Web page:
# SSH and Sudo logins
prefix=%rcvdat:date-rfc3164% %rcvdfrom:word%
rule=: sudo: pam_unix(sudo:session): session %type:word% for user root by %user:char-to:(%(uid=%-:number%)
rule=: sudo: pam_unix(sudo:session): session %type:word% for user %user:word%
rule=: sshd[%-:number%]: pam_unix(sshd:session): session %type:word% for user %user:word% by (uid=%-:number%)
rule=: sshd[%-:number%]: pam_unix(sshd:session): session %type:word% for user %user:word%

As you can see here, we have four rules. They are all lead by what is defined by the prefix. They represent the different log messages, but all variable parts that are needed for our final log will be put into properties. And in the case that some values might be different for each message, but not needed later, they will be parsed into a null property.

# Snare logins
prefix=
rule=:%rcvdat:date-rfc5424%#011%-:char-to:#%#011%-:char-to:#%#011%-:char-to:#%#011%-:char-to:#%#011%id:number%#011%-:char-to:#%#011%-:char-to:\%\%user:char-to:#%#011%-:char-to:#%#011%-:char-to:#%#011%rcvdfrom:char-to:#%#011%-:char-to:#%#011#011%-:char-to:#%#011%-:number%

The Snare format is way different than before. It is basically a tab delimited message format and rsyslog will by default replace all character codes into their ASCII values. Thus the message will look different and we have alle those character code replacements which are represented here as well. Most values from the Snare message are not needed and will be again filled into a null property. But the values we need, will be put into a real property, which we can use later.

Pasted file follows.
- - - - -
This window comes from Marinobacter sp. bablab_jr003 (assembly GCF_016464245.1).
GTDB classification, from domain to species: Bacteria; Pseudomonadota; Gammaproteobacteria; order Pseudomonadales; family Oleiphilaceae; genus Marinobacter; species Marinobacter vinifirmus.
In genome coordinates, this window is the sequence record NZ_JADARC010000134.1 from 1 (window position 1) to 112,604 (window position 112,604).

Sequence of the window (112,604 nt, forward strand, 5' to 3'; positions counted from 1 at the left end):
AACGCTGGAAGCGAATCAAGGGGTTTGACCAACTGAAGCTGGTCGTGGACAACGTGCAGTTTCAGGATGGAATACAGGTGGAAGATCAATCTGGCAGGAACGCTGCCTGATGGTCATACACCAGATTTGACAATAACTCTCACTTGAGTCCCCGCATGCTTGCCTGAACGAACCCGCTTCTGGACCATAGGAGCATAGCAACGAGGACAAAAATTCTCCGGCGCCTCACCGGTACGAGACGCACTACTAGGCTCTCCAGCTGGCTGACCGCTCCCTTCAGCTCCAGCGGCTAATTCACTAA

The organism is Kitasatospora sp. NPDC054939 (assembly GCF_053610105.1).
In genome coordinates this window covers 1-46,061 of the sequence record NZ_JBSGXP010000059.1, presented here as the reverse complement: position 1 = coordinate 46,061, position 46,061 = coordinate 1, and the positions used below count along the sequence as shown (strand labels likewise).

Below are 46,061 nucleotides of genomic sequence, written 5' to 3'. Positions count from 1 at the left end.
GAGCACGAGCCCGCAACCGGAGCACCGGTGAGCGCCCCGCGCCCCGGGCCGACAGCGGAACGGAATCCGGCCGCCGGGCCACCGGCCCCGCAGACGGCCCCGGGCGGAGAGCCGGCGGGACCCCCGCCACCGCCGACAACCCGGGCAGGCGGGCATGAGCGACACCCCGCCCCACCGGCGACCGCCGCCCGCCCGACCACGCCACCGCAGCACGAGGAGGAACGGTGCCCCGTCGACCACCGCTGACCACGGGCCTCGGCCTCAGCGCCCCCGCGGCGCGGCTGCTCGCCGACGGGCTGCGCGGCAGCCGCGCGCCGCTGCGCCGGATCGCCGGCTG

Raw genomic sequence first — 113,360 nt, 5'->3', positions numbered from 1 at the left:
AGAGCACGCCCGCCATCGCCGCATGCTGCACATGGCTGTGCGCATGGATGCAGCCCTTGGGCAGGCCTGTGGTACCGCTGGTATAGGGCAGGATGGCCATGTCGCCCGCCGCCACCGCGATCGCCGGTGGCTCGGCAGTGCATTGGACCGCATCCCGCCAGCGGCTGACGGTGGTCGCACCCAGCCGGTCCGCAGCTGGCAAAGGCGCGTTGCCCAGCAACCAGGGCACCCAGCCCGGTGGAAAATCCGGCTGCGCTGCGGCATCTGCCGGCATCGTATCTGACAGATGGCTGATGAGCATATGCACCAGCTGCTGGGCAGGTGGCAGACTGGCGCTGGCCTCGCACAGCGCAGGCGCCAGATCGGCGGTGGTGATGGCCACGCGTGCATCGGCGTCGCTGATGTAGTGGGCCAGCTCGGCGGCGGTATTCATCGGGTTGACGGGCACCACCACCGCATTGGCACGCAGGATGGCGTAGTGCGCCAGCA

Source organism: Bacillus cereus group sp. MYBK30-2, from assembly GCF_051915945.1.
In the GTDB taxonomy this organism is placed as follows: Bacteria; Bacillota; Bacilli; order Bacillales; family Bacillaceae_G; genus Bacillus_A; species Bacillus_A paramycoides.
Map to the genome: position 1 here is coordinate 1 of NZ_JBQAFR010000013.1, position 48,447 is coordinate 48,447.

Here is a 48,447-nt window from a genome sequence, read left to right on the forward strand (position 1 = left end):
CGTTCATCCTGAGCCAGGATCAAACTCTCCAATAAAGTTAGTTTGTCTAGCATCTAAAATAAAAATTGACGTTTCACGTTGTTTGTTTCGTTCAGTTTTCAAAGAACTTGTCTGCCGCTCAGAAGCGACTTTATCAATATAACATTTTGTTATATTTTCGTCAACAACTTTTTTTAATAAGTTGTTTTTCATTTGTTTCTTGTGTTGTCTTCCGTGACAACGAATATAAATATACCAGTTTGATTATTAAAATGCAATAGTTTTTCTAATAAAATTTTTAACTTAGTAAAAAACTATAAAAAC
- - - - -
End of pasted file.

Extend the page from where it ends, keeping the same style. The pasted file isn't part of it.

2. Modules

In this first configuration step for the rsyslog configuration, we configure the modules that we will use.

module(load="imuxsock")
 module(load="imtcp")
 module(load="mmjsonparse")
 module(load="mmnormalize")

For this example we have basically four modules. Imuxsock will keep local logging activity, though we don’t really need it now. Imtcp will take care of syslog reception, so we can get the log messages via syslog from the various machines. Mmjsonparse and mmnormalize are message modification modules. The first will serve to parse messages in json format, the latter will parse messages according to a rulebase.

3. Inputs

Since we have three log sources, we will use three receivers.

input(type="imtcp" port="13514" Ruleset="windows")
input(type="imtcp" port="13515" Ruleset="linux")
input(type="imtcp" port="13516" Ruleset="snare")

As you can see, all three receivers are working on a different port and are directly bound to a ruleset. That way, there is no need to sort the messages per sender later with filters. The rulesets will be different for each receiver, since there are different needs of processing.

4. Templates

Now come the two format templates for the output.

template(name="csv" type="list") {
        property(name="$!usr!rcvdat" format="csv")
        constant(value=",")
        property(name="$!usr!rcvdfrom" format="csv")
        constant(value=",")
        property(name="$!usr!user" format="csv")
        constant(value=",")
        property(name="$!usr!type" format="csv")
        constant(value="\n")
}
template(name="cee" type="subtree" subtree="$!usr")